Reduplication is repeating a syllable with a slight change to the vowel or to a consonant. Reduplication is how you make the present and past perfect tenses in Greek, so you probably know the word already if you studied Greek.
We have it in English, too, but we don’t mention it (except maybe in linguistic circles). We use reduplication mainly in onomatopoetic words: tic tock, clip clop, and so on.
Why do I mention this? I ran into an article that mentions reduplication that also mentions a topic I wrote about two or so years ago but didn’t know the source, so I’m giving credit now.
(I wrote about ablaut a while back, too, but in a different context. In case you’re interested, it’s here. Ablaut is when you change a vowel following a pattern.)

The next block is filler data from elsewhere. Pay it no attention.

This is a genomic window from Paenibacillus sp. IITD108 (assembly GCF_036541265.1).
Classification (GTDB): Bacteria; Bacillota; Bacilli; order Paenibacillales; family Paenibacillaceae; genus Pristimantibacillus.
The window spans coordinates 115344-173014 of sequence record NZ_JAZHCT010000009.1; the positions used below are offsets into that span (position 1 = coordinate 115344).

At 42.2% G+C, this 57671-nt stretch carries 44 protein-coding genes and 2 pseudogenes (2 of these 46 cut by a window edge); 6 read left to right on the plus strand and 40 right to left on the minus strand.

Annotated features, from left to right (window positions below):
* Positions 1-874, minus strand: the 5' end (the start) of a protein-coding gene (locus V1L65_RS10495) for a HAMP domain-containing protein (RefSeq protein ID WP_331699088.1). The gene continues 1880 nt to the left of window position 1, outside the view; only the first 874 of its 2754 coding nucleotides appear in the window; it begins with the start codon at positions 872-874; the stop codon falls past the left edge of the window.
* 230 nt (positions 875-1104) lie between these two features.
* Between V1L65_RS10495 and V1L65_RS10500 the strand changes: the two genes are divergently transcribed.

Here’s a paragraph from the article:
You are utterly familiar with the rule of ablaut reduplication. You’ve been using it all your life. It’s just that you’ve never heard of it. But if somebody said the words zag-zig, or ‘cross-criss you would know, deep down in your loins, that they were breaking a sacred rule of language. You just wouldn’t know which one.
It’s an interesting article; I recommend you read the whole thing.
PS—sigh. Wouldn’t you know, today I ran into a comic that features ablaut reduplication.
PPS—and here’s a serious use of the word:
The name comes from Hawaiian ʻoumuamua, meaning ‘scout’ (from ʻou, meaning ‘reach out for’, and mua, reduplicated for emphasis, meaning ‘first, in advance of’), and reflects the way this object is like a scout or messenger sent from the distant past to reach out to humanity. (That apostrophe at the beginning of the name is a glottal stop, not an orphaned single quote.)
JJB JJBrearton@aol.com [astrophysig]